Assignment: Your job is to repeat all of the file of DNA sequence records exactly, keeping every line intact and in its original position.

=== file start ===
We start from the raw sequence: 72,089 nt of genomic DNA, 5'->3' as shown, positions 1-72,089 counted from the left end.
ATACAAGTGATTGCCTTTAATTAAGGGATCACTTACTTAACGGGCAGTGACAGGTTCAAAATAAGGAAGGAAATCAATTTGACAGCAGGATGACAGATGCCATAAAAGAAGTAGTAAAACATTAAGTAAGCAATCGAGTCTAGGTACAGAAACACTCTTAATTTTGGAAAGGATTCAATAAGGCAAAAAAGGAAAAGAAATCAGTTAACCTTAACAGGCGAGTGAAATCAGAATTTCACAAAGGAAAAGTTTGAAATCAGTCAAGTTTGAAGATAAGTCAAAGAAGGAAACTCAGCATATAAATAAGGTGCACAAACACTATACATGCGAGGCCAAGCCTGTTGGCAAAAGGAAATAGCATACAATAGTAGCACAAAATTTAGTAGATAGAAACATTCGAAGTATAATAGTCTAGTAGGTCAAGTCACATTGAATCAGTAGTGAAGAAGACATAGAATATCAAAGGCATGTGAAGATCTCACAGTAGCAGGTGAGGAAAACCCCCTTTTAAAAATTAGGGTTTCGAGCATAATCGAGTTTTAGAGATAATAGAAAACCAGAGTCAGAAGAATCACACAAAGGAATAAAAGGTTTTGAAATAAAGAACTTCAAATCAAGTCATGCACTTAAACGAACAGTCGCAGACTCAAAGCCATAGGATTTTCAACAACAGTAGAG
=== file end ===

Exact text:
We start from the raw sequence: 72,089 nt of genomic DNA, 5'->3' as shown, positions 1-72,089 counted from the left end.
ATACAAGTGATTGCCTTTAATTAAGGGATCACTTACTTAACGGGCAGTGACAGGTTCAAAATAAGGAAGGAAATCAATTTGACAGCAGGATGACAGATGCCATAAAAGAAGTAGTAAAACATTAAGTAAGCAATCGAGTCTAGGTACAGAAACACTCTTAATTTTGGAAAGGATTCAATAAGGCAAAAAAGGAAAAGAAATCAGTTAACCTTAACAGGCGAGTGAAATCAGAATTTCACAAAGGAAAAGTTTGAAATCAGTCAAGTTTGAAGATAAGTCAAAGAAGGAAACTCAGCATATAAATAAGGTGCACAAACACTATACATGCGAGGCCAAGCCTGTTGGCAAAAGGAAATAGCATACAATAGTAGCACAAAATTTAGTAGATAGAAACATTCGAAGTATAATAGTCTAGTAGGTCAAGTCACATTGAATCAGTAGTGAAGAAGACATAGAATATCAAAGGCATGTGAAGATCTCACAGTAGCAGGTGAGGAAAACCCCCTTTTAAAAATTAGGGTTTCGAGCATAATCGAGTTTTAGAGATAATAGAAAACCAGAGTCAGAAGAATCACACAAAGGAATAAAAGGTTTTGAAATAAAGAACTTCAAATCAAGTCATGCACTTAAACGAACAGTCGCAGACTCAAAGCCATAGGATTTTCAACAACAGTAGAG